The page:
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Ego-Centric vs. Exo-Centric Tracking and Interaction in Smart Spaces

In the recent paper published at SUI 2014,”Exploring Gestural Interaction in Smart Spaces using Head-Mounted Devices with Ego-Centric Sensing”, co-authored with Barry Kollee and Tony Dunnigan, we studied a prototype Head Mounted Device (HMD) that allows the interaction with external displays by input through spatial gestures. In the paper, one of our goals was to […] → Read More: Ego-Centric vs. Exo-Centric Tracking and Interaction in Smart Spaces

Improving the Expressiveness of Touch Input

Touch input is now the preferred input method on mobile devices such as smartphones or tablets. Touch is also gaining traction in the desktop segment and is also common for interaction with large table or wall-based displays. At present, the majority of touch displays can detect solely the touch location of a user input. Some […] → Read More: Improving the Expressiveness of Touch Input

Want to help make computer science history?

Scott Aaronson has been asked by MIT to put together a list of the top 150 events in computer science history as part of the celebration of MIT’s 150th anniversary. You can vote on the potential entries here (you will need to register by providing a login name, password, and e-mail address). For more information [...] → Read More: Want to help make computer science history?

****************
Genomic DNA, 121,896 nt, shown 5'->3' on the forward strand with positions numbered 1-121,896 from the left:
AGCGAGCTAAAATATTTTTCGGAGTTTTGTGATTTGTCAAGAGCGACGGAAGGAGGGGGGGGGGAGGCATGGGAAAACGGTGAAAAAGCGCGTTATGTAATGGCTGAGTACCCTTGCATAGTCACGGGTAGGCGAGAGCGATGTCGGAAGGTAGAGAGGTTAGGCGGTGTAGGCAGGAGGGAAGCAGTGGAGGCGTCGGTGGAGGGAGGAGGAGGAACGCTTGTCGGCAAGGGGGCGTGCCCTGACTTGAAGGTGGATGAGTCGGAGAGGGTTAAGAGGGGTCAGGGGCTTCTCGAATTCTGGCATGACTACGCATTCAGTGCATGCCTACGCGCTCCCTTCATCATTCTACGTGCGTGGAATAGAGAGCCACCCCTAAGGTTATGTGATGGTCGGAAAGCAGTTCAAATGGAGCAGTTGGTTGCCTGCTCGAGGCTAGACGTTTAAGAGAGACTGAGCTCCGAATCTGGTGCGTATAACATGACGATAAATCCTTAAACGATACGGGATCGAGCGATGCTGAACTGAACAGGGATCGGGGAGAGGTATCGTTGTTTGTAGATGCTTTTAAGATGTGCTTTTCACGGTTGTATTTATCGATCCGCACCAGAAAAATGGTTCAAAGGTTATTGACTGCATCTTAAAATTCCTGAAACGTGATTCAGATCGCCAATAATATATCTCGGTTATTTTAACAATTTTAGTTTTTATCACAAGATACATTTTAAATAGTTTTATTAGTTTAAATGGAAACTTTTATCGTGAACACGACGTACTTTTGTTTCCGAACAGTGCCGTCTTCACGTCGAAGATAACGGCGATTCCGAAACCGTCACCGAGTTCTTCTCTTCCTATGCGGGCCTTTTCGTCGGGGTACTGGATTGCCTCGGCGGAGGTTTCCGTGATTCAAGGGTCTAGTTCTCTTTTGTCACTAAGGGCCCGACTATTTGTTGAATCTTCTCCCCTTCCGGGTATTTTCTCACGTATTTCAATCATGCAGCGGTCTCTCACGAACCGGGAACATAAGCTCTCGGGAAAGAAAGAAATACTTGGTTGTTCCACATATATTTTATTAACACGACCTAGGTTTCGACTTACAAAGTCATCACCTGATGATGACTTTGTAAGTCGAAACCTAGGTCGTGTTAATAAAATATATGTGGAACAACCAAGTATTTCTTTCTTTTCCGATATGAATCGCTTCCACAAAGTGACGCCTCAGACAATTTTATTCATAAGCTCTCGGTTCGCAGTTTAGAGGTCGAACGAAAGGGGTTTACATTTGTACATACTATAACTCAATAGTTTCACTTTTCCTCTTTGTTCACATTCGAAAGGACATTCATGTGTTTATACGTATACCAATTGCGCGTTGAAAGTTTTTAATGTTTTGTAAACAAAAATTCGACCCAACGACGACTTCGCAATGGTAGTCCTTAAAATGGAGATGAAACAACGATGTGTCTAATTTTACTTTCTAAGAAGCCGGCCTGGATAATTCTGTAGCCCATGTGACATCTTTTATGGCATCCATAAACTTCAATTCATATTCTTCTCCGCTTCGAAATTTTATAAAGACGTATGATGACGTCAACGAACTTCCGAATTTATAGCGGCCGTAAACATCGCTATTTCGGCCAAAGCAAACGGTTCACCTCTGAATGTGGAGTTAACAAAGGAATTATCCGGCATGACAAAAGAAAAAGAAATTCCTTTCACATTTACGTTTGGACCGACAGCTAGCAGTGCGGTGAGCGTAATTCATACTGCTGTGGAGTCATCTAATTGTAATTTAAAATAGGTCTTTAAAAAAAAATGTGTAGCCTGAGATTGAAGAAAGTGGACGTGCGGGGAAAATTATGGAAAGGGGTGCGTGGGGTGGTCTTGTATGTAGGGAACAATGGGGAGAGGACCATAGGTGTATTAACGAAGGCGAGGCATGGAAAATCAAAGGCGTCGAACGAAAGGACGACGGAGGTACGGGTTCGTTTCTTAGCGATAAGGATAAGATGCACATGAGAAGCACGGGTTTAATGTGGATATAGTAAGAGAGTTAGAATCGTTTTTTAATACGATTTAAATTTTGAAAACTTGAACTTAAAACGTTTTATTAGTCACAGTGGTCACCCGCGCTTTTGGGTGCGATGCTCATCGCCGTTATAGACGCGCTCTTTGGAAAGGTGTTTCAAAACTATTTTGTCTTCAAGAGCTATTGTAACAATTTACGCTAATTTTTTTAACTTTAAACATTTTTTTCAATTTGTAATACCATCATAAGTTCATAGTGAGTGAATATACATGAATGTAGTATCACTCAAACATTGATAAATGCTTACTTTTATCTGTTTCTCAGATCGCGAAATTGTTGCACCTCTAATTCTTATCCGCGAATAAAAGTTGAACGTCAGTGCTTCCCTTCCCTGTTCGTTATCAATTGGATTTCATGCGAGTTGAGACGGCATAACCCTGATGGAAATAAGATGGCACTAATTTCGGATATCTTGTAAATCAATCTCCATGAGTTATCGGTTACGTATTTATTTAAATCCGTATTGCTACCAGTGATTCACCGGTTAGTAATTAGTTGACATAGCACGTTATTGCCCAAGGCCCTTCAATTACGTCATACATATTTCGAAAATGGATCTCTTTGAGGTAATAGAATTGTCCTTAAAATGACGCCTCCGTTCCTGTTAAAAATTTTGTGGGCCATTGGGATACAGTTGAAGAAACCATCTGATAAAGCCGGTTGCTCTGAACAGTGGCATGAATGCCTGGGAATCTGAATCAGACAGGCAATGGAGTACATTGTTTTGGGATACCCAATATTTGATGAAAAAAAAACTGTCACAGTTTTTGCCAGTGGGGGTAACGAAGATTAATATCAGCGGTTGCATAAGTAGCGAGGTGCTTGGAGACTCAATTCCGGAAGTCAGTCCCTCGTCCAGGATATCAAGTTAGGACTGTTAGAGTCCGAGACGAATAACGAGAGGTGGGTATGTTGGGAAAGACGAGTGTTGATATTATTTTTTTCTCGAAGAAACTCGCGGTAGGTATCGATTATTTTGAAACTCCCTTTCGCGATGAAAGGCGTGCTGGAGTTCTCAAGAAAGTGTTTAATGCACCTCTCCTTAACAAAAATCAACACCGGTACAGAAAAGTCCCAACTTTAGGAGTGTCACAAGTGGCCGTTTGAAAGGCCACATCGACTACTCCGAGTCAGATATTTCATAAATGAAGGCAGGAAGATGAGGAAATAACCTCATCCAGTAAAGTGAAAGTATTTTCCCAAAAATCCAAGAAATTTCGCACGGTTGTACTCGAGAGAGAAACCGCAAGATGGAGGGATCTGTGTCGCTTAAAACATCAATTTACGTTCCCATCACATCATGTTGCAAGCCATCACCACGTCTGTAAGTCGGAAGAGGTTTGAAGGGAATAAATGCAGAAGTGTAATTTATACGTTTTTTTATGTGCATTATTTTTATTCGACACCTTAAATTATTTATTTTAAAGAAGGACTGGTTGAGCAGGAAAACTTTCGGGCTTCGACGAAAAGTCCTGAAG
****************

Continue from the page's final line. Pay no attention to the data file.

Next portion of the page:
A magical way to learn computer science

Former FXPAL intern Jeremy Kubica’s Computational Fairy Tales is a fresh new entry into the blogosphere that introduces a unusual way to learn computer science: read a series of charming fairy tales. Each post contains a few sentences of introduction to a computer science concept followed by a fairy tale illustrating that concept. I particularly [...] → Read More: A magical way to learn computer science